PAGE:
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Tropical Storm Alberto (1994)

Tropical Storm Alberto was the first storm of the 1994 Atlantic hurricane season. It hit Florida across the Southeast United States in July, causing a massive flooding disaster while stalling over Georgia and Alabama. Alberto caused $750 million in damage (1994 USD) and 30 deaths.

Contents


Meteorological history

A tropical wave moved off the coast of Africa on June 18. It moved westward across the dry, shear-ridden Atlantic Ocean, and remained weak until passing through the Greater Antilles. Deep convection developed over the wave in response to light vertical shear and warm waters of the Caribbean Sea, and organized into Tropical Depression One near the Isle of Youth on June 30. A trough of low pressure brought the depression to the northwest over the Gulf of Mexico, remaining weak due to increased upper level shear. The shear abated, allowing the depression to strengthen into Tropical Storm Alberto on July 2.

Alberto continued to the north-northeast in response to a short wave trough, and steadily strengthened as the convection became embedded around the center. Tropical Storm Alberto peaked with maximum sustained winds of just as it was making landfall near Destin, Florida. The storm would have likely attained hurricane status had it been over water just hours longer, as a warm spot was apparent, indicating the formation of an eye feature. Alberto quickly weakened to a tropical depression over Alabama as it continued to the northeast, but retained a well-organized circulation. High pressures build to its north and east, causing the remnant tropical depression to stall over northwestern Georgia. It turned to a west drift, and dissipated over central Alabama on July 7.

Preparations

On June 30, on the day of Alberto's formation, a tropical storm warning was issued from Puerto Juárez to Mérida, Mexico; the warning was discontinued on July 1. In the United States, a tropical storm watch was posted on July 2 for locations between Sabine Pass, Texas and Pensacola, Florida. The watch was subsequently upgraded to a tropical storm warning from Gulfport, Mississippi to Cedar Key, Florida; it was soon altered to a hurricane warning. Later on July 3, the hurricane warning was discontinued in replace of a tropical storm warning, which was lifted at 2100 UTC.[1]

On the Florida Panhandle, residents boarded up windows in anticipation of what was to be a "fury".[2] At gasoline stations, unusually long lines formed, and local stores did increased business in selling emergency supplies.[3] Thousands of tourists along the coast left the region; a local deputy was quoted as estimating that 10,000 people checked out of their hotels early. On Okaloosa Island and Holiday Isle, ground-floor house and businesses were forced to evacuate.[4] Civil-defense authorities evacuated residents from low-lying locations.[5] Then-Governor of Florida, Lawton Chiles, declared a State of emergency for parts of the state, and advised residents along the coast to monitor updates regarding the storm.[6] Over 3,000 people sought refuge in Red Cross shelters along the coast of Florida, westward into parts of Alabama.[7]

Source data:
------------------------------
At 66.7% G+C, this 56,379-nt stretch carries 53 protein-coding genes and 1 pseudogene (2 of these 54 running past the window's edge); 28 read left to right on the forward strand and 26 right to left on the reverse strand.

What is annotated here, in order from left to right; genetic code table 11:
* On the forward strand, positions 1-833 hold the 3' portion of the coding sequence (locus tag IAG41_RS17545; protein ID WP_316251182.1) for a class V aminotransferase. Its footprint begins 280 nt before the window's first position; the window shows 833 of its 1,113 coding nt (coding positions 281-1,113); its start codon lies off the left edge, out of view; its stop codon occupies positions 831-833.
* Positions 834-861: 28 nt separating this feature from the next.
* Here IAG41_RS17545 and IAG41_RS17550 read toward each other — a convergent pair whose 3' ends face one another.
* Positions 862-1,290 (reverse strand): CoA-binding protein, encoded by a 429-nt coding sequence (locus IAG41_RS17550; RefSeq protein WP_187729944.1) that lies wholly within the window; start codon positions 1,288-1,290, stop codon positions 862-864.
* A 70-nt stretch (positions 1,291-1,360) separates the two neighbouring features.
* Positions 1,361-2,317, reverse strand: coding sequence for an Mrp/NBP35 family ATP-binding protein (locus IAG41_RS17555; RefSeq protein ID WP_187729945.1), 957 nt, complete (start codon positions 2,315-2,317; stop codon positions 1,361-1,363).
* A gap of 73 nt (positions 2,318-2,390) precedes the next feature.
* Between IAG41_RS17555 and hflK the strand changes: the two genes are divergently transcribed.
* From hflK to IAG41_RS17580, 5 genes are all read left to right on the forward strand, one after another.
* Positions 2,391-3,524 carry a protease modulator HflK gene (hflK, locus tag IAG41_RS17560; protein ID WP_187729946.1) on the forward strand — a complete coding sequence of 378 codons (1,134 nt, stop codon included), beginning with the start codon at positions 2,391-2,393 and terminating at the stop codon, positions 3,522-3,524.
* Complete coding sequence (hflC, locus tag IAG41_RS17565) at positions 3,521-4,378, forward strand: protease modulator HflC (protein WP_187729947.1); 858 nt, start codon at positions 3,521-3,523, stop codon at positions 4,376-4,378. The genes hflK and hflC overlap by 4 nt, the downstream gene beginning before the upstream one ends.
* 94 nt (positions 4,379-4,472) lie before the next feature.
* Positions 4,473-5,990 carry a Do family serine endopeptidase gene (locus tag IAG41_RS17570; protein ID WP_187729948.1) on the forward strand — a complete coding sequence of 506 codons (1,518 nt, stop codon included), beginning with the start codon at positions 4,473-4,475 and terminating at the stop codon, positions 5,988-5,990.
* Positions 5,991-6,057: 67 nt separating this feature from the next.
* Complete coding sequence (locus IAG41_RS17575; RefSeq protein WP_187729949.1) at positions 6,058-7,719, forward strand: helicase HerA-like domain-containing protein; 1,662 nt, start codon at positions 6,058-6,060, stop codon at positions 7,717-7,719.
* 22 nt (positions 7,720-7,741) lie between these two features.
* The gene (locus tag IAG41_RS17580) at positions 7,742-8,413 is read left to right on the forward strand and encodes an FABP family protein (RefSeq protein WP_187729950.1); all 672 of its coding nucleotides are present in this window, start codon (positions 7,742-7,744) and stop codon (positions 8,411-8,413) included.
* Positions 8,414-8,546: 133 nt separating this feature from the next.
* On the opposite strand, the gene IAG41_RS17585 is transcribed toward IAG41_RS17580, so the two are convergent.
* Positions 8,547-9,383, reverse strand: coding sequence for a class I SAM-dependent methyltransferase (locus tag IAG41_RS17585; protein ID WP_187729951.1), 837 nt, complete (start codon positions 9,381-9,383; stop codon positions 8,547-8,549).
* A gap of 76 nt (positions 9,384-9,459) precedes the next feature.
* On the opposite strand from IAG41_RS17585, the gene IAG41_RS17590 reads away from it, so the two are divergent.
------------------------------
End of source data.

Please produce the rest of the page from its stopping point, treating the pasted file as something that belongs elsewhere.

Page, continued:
Impact

Radar image of Alberto (1994) at landfall

Radar image of Alberto (1994) at landfall
Upon forming, the storm dropped heavy rainfall over parts of Cuba, peaking at .[8][9]

Florida

Rainfall totals
Rainfall totals
At Destin, Florida, sustained winds blew at ,[10] while winds gusted to ; however, there was an unofficial report of gusts. There, barometric pressure fell to 993 mb in association with Alberto. Storm tides of was estimated along the coast of Destin, while tides reached at Panama City.[8] At St. George Island, wind gusts reached . Beach erosion and tidal flooding occurred along the coast.[11] Throughout northwest Florida, of rain fell,[8] with totals as high as . Other precipitation accumulations include at Caryville.[12]

Along the coast, damage was limited to sea walls, piers and boats, and roof damage to some beachfront motels. As the storm progressed inland, it brought down signs, billboards, trees and powerlines, and triggered moderate flooding; about 18,500 customers lost electric power. As a weakened tropical depression, the remnants of Alberto dropped extensive rainfall throughout the region.[10] As heavy rain fell to the north, tremendous volumes of water moved down major river systems into the Florida Panhandle.[13] As a result, there was extensive river flooding that exceeded 100-year events in some locations, particularly along the Apalachicola and Chipola Rivers. The Apalachicola remained above flood stage until August, although in localized areas, flooding persisted until September due to Tropical Storm Beryl. A total of 300,000 chickens and 125 cattles and hogs were lost within the state, and offshore, 90% of the oysters in Apalachicola Bay were lost. The flooding was severe, inflicting $40 million (1994 USD) in damage to infrastructure, $15 million in insured damage, and $25 million in agricultural losses.[10]

Georgia

Elsewhere

Lack of Retirement

Despite the tremendous damage, the name Alberto was not retired in Spring 1995, so was used again in 2000 and 2006 and will be used again during 2012.

See also

References

External links

es:Tormenta tropical Alberto (1994)